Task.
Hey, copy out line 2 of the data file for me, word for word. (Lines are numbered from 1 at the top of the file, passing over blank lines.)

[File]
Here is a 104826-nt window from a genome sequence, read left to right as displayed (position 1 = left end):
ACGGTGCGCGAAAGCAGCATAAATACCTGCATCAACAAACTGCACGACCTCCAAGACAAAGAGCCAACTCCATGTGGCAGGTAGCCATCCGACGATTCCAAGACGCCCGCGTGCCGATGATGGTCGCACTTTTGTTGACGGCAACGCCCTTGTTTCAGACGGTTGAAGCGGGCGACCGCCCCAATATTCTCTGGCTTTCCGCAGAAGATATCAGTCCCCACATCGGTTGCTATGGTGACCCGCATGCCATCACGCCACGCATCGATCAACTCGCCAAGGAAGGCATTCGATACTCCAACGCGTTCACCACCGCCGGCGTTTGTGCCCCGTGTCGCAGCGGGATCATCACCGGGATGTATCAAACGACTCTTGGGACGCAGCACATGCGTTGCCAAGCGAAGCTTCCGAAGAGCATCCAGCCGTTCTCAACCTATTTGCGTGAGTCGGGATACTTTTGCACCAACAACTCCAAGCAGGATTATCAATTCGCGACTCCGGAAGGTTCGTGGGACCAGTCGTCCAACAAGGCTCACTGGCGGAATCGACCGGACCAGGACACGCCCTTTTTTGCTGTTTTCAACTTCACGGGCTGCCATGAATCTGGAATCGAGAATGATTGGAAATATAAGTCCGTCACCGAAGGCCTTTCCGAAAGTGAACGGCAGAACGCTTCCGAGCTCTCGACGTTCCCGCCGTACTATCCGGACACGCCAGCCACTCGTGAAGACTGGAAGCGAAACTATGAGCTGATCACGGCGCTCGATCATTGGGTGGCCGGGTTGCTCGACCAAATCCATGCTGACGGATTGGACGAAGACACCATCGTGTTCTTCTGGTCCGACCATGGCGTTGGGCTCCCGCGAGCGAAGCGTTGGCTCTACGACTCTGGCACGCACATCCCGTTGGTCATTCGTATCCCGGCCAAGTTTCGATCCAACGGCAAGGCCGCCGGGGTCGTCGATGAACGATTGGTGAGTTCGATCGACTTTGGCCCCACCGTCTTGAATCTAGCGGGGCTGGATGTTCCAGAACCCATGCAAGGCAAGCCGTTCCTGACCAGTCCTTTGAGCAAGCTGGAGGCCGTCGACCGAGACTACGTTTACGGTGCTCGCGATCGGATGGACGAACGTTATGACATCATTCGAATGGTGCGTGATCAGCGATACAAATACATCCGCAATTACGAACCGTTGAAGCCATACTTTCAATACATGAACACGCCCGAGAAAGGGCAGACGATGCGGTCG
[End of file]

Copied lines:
ACGGTGCGCGAAAGCAGCATAAATACCTGCATCAACAAACTGCACGACCTCCAAGACAAAGAGCCAACTCCATGTGGCAGGTAGCCATCCGACGATTCCAAGACGCCCGCGTGCCGATGATGGTCGCACTTTTGTTGACGGCAACGCCCTTGTTTCAGACGGTTGAAGCGGGCGACCGCCCCAATATTCTCTGGCTTTCCGCAGAAGATATCAGTCCCCACATCGGTTGCTATGGTGACCCGCATGCCATCACGCCACGCATCGATCAACTCGCCAAGGAAGGCATTCGATACTCCAACGCGTTCACCACCGCCGGCGTTTGTGCCCCGTGTCGCAGCGGGATCATCACCGGGATGTATCAAACGACTCTTGGGACGCAGCACATGCGTTGCCAAGCGAAGCTTCCGAAGAGCATCCAGCCGTTCTCAACCTATTTGCGTGAGTCGGGATACTTTTGCACCAACAACTCCAAGCAGGATTATCAATTCGCGACTCCGGAAGGTTCGTGGGACCAGTCGTCCAACAAGGCTCACTGGCGGAATCGACCGGACCAGGACACGCCCTTTTTTGCTGTTTTCAACTTCACGGGCTGCCATGAATCTGGAATCGAGAATGATTGGAAATATAAGTCCGTCACCGAAGGCCTTTCCGAAAGTGAACGGCAGAACGCTTCCGAGCTCTCGACGTTCCCGCCGTACTATCCGGACACGCCAGCCACTCGTGAAGACTGGAAGCGAAACTATGAGCTGATCACGGCGCTCGATCATTGGGTGGCCGGGTTGCTCGACCAAATCCATGCTGACGGATTGGACGAAGACACCATCGTGTTCTTCTGGTCCGACCATGGCGTTGGGCTCCCGCGAGCGAAGCGTTGGCTCTACGACTCTGGCACGCACATCCCGTTGGTCATTCGTATCCCGGCCAAGTTTCGATCCAACGGCAAGGCCGCCGGGGTCGTCGATGAACGATTGGTGAGTTCGATCGACTTTGGCCCCACCGTCTTGAATCTAGCGGGGCTGGATGTTCCAGAACCCATGCAAGGCAAGCCGTTCCTGACCAGTCCTTTGAGCAAGCTGGAGGCCGTCGACCGAGACTACGTTTACGGTGCTCGCGATCGGATGGACGAACGTTATGACATCATTCGAATGGTGCGTGATCAGCGATACAAATACATCCGCAATTACGAACCGTTGAAGCCATACTTTCAATACATGAACACGCCCGAGAAAGGGCAGACGATGCGGTCG